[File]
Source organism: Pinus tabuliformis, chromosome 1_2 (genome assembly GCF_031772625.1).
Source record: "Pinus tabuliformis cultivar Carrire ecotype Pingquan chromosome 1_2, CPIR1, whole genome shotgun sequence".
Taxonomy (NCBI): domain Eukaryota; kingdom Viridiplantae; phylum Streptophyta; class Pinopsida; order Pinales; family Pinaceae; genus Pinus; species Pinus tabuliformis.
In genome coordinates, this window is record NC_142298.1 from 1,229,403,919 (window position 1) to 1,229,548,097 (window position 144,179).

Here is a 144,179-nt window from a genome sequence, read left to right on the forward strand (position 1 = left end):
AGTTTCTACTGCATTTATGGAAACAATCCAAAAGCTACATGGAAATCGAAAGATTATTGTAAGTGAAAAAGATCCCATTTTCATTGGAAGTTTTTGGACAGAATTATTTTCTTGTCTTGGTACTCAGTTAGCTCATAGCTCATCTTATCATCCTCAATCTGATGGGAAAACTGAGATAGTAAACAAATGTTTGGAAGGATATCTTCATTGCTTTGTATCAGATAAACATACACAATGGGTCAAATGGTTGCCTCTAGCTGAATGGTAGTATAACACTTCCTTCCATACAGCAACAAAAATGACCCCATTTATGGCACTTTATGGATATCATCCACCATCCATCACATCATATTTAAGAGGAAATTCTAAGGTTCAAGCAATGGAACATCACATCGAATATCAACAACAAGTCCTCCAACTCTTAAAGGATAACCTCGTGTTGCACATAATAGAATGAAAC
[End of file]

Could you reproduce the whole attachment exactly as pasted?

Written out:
Source organism: Pinus tabuliformis, chromosome 1_2 (genome assembly GCF_031772625.1).
Source record: "Pinus tabuliformis cultivar Carrire ecotype Pingquan chromosome 1_2, CPIR1, whole genome shotgun sequence".
Taxonomy (NCBI): domain Eukaryota; kingdom Viridiplantae; phylum Streptophyta; class Pinopsida; order Pinales; family Pinaceae; genus Pinus; species Pinus tabuliformis.
In genome coordinates, this window is record NC_142298.1 from 1,229,403,919 (window position 1) to 1,229,548,097 (window position 144,179).

Here is a 144,179-nt window from a genome sequence, read left to right on the forward strand (position 1 = left end):
AGTTTCTACTGCATTTATGGAAACAATCCAAAAGCTACATGGAAATCGAAAGATTATTGTAAGTGAAAAAGATCCCATTTTCATTGGAAGTTTTTGGACAGAATTATTTTCTTGTCTTGGTACTCAGTTAGCTCATAGCTCATCTTATCATCCTCAATCTGATGGGAAAACTGAGATAGTAAACAAATGTTTGGAAGGATATCTTCATTGCTTTGTATCAGATAAACATACACAATGGGTCAAATGGTTGCCTCTAGCTGAATGGTAGTATAACACTTCCTTCCATACAGCAACAAAAATGACCCCATTTATGGCACTTTATGGATATCATCCACCATCCATCACATCATATTTAAGAGGAAATTCTAAGGTTCAAGCAATGGAACATCACATCGAATATCAACAACAAGTCCTCCAACTCTTAAAGGATAACCTCGTGTTGCACATAATAGAATGAAAC